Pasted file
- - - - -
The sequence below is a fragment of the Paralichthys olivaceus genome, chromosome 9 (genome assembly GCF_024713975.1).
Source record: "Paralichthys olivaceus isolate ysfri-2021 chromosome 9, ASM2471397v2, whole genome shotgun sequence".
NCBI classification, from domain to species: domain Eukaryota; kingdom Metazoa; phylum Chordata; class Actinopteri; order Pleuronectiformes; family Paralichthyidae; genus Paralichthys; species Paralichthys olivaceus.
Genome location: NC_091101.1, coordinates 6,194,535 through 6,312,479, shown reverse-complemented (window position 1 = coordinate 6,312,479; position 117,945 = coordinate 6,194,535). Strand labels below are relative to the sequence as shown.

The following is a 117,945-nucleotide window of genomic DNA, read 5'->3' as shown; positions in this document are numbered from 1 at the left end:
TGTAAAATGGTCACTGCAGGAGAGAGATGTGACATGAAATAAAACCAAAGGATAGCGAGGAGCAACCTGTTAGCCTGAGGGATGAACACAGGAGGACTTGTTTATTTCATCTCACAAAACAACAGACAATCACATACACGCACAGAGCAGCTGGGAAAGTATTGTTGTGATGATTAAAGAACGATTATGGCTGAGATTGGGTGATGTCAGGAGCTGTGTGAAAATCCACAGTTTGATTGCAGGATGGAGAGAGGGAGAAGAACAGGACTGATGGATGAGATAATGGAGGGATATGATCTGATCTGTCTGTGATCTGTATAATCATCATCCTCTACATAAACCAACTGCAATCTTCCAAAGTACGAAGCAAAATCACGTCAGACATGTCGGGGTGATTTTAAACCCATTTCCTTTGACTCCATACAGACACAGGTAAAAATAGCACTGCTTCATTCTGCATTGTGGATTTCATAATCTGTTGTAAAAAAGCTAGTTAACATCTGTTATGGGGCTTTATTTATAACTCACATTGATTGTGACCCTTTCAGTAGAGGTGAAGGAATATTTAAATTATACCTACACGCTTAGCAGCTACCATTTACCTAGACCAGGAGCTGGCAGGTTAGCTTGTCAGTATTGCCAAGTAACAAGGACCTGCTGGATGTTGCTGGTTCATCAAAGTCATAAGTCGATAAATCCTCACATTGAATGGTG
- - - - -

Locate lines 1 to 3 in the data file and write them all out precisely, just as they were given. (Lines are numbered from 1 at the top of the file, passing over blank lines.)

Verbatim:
The sequence below is a fragment of the Paralichthys olivaceus genome, chromosome 9 (genome assembly GCF_024713975.1).
Source record: "Paralichthys olivaceus isolate ysfri-2021 chromosome 9, ASM2471397v2, whole genome shotgun sequence".
NCBI classification, from domain to species: domain Eukaryota; kingdom Metazoa; phylum Chordata; class Actinopteri; order Pleuronectiformes; family Paralichthyidae; genus Paralichthys; species Paralichthys olivaceus.